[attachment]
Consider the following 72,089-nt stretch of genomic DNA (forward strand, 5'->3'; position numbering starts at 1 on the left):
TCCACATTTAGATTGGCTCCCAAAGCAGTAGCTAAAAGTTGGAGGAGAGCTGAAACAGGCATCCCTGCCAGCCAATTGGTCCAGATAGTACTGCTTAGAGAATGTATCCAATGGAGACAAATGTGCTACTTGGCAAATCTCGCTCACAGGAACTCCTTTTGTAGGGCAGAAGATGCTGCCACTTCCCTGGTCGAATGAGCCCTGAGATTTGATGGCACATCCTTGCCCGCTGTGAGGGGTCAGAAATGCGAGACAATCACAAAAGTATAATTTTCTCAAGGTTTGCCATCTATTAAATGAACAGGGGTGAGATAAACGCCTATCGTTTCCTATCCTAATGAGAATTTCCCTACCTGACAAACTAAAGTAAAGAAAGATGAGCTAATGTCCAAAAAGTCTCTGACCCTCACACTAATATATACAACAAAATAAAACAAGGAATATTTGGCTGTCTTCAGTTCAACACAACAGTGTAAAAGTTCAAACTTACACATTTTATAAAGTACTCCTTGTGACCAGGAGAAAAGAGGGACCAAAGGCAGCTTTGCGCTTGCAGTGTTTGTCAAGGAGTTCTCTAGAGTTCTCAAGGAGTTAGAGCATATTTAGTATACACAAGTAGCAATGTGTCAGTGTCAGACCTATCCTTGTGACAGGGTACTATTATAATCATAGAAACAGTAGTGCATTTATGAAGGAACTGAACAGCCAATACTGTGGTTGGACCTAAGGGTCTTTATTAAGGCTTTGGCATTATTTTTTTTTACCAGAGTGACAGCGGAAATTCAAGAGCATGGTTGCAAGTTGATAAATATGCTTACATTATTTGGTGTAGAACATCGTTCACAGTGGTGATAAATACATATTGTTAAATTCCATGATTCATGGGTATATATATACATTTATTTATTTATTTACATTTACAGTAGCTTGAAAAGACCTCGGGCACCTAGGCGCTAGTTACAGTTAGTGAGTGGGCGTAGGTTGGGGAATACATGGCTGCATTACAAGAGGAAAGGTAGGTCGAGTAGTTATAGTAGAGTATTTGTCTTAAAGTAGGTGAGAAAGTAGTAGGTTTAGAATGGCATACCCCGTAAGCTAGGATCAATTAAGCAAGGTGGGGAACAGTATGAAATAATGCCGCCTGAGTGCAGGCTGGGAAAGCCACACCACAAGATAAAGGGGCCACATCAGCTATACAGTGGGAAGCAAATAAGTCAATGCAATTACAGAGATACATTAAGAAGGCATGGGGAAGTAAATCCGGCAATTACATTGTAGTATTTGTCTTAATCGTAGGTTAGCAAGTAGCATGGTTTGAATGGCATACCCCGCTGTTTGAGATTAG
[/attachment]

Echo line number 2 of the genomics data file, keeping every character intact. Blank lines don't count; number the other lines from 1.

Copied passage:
TCCACATTTAGATTGGCTCCCAAAGCAGTAGCTAAAAGTTGGAGGAGAGCTGAAACAGGCATCCCTGCCAGCCAATTGGTCCAGATAGTACTGCTTAGAGAATGTATCCAATGGAGACAAATGTGCTACTTGGCAAATCTCGCTCACAGGAACTCCTTTTGTAGGGCAGAAGATGCTGCCACTTCCCTGGTCGAATGAGCCCTGAGATTTGATGGCACATCCTTGCCCGCTGTGAGGGGTCAGAAATGCGAGACAATCACAAAAGTATAATTTTCTCAAGGTTTGCCATCTATTAAATGAACAGGGGTGAGATAAACGCCTATCGTTTCCTATCCTAATGAGAATTTCCCTACCTGACAAACTAAAGTAAAGAAAGATGAGCTAATGTCCAAAAAGTCTCTGACCCTCACACTAATATATACAACAAAATAAAACAAGGAATATTTGGCTGTCTTCAGTTCAACACAACAGTGTAAAAGTTCAAACTTACACATTTTATAAAGTACTCCTTGTGACCAGGAGAAAAGAGGGACCAAAGGCAGCTTTGCGCTTGCAGTGTTTGTCAAGGAGTTCTCTAGAGTTCTCAAGGAGTTAGAGCATATTTAGTATACACAAGTAGCAATGTGTCAGTGTCAGACCTATCCTTGTGACAGGGTACTATTATAATCATAGAAACAGTAGTGCATTTATGAAGGAACTGAACAGCCAATACTGTGGTTGGACCTAAGGGTCTTTATTAAGGCTTTGGCATTATTTTTTTTTACCAGAGTGACAGCGGAAATTCAAGAGCATGGTTGCAAGTTGATAAATATGCTTACATTATTTGGTGTAGAACATCGTTCACAGTGGTGATAAATACATATTGTTAAATTCCATGATTCATGGGTATATATATACATTTATTTATTTATTTACATTTACAGTAGCTTGAAAAGACCTCGGGCACCTAGGCGCTAGTTACAGTTAGTGAGTGGGCGTAGGTTGGGGAATACATGGCTGCATTACAAGAGGAAAGGTAGGTCGAGTAGTTATAGTAGAGTATTTGTCTTAAAGTAGGTGAGAAAGTAGTAGGTTTAGAATGGCATACCCCGTAAGCTAGGATCAATTAAGCAAGGTGGGGAACAGTATGAAATAATGCCGCCTGAGTGCAGGCTGGGAAAGCCACACCACAAGATAAAGGGGCCACATCAGCTATACAGTGGGAAGCAAATAAGTCAATGCAATTACAGAGATACATTAAGAAGGCATGGGGAAGTAAATCCGGCAATTACATTGTAGTATTTGTCTTAATCGTAGGTTAGCAAGTAGCATGGTTTGAATGGCATACCCCGCTGTTTGAGATTAG